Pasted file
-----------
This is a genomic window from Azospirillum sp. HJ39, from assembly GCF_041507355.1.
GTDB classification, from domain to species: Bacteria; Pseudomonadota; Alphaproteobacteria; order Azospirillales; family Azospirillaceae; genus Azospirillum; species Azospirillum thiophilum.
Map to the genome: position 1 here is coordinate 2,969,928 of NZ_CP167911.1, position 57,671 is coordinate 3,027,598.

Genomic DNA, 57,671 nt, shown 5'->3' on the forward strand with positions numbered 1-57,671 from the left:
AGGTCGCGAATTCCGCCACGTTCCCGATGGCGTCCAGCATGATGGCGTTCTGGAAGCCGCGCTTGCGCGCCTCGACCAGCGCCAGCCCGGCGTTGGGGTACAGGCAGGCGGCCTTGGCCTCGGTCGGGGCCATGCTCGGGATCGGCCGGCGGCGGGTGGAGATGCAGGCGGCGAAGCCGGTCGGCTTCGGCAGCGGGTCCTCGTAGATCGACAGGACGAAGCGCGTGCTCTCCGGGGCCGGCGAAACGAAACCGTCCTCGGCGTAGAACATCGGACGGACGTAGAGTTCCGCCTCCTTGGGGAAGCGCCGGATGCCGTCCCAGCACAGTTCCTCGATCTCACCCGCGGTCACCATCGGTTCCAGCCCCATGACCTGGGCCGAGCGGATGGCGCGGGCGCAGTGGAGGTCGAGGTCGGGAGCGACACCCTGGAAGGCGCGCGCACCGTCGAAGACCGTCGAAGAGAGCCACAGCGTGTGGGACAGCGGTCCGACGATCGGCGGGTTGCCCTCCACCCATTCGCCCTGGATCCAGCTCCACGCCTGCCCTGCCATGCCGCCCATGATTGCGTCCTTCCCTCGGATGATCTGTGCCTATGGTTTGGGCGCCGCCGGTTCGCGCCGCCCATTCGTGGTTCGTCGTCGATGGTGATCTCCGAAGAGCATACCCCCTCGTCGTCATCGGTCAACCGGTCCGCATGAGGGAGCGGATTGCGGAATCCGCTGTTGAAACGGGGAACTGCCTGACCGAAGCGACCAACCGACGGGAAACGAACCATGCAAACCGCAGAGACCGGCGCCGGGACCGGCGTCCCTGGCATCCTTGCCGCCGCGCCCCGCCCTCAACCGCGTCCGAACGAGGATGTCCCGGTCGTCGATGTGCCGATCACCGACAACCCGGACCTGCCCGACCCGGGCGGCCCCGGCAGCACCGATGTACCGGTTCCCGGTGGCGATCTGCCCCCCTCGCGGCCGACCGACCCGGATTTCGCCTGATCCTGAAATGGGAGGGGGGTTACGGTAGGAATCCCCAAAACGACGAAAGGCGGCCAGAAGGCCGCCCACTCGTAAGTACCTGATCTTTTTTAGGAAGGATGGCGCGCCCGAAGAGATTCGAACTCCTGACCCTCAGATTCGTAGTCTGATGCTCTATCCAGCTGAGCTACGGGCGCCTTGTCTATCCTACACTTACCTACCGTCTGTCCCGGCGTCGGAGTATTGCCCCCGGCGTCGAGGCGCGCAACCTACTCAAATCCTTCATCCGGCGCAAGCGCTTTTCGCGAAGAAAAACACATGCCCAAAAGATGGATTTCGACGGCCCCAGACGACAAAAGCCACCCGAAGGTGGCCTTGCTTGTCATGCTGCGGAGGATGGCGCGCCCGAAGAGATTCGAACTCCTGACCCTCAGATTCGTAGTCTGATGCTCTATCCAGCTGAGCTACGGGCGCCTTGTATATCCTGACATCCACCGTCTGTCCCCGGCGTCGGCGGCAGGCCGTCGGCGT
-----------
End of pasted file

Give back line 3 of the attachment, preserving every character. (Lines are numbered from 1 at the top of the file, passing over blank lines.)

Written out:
Map to the genome: position 1 here is coordinate 2,969,928 of NZ_CP167911.1, position 57,671 is coordinate 3,027,598.